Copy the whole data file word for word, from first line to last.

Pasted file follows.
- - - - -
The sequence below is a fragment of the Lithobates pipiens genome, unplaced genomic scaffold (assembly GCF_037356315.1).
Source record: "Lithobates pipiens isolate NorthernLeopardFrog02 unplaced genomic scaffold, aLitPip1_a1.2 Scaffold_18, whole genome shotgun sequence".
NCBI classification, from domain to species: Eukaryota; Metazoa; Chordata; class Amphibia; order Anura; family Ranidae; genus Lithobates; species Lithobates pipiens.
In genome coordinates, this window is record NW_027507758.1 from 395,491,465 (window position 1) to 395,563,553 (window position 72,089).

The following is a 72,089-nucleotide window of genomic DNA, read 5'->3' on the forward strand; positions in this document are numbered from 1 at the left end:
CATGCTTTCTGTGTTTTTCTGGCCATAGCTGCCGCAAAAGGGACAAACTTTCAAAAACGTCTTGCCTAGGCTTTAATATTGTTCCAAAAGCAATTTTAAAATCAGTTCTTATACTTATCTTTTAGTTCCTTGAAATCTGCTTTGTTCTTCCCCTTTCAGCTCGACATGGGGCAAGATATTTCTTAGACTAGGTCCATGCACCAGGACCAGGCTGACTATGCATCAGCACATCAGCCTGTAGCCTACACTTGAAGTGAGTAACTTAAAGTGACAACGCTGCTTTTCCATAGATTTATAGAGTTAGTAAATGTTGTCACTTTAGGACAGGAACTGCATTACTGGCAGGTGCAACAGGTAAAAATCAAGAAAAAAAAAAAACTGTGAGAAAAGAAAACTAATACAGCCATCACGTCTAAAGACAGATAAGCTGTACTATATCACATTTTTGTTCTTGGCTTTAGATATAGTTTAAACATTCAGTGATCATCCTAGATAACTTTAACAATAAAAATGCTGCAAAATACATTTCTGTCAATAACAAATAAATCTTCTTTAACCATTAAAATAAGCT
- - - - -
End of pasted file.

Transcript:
The sequence below is a fragment of the Lithobates pipiens genome, unplaced genomic scaffold (assembly GCF_037356315.1).
Source record: "Lithobates pipiens isolate NorthernLeopardFrog02 unplaced genomic scaffold, aLitPip1_a1.2 Scaffold_18, whole genome shotgun sequence".
NCBI classification, from domain to species: Eukaryota; Metazoa; Chordata; class Amphibia; order Anura; family Ranidae; genus Lithobates; species Lithobates pipiens.
In genome coordinates, this window is record NW_027507758.1 from 395,491,465 (window position 1) to 395,563,553 (window position 72,089).

The following is a 72,089-nucleotide window of genomic DNA, read 5'->3' on the forward strand; positions in this document are numbered from 1 at the left end:
CATGCTTTCTGTGTTTTTCTGGCCATAGCTGCCGCAAAAGGGACAAACTTTCAAAAACGTCTTGCCTAGGCTTTAATATTGTTCCAAAAGCAATTTTAAAATCAGTTCTTATACTTATCTTTTAGTTCCTTGAAATCTGCTTTGTTCTTCCCCTTTCAGCTCGACATGGGGCAAGATATTTCTTAGACTAGGTCCATGCACCAGGACCAGGCTGACTATGCATCAGCACATCAGCCTGTAGCCTACACTTGAAGTGAGTAACTTAAAGTGACAACGCTGCTTTTCCATAGATTTATAGAGTTAGTAAATGTTGTCACTTTAGGACAGGAACTGCATTACTGGCAGGTGCAACAGGTAAAAATCAAGAAAAAAAAAAAACTGTGAGAAAAGAAAACTAATACAGCCATCACGTCTAAAGACAGATAAGCTGTACTATATCACATTTTTGTTCTTGGCTTTAGATATAGTTTAAACATTCAGTGATCATCCTAGATAACTTTAACAATAAAAATGCTGCAAAATACATTTCTGTCAATAACAAATAAATCTTCTTTAACCATTAAAATAAGCT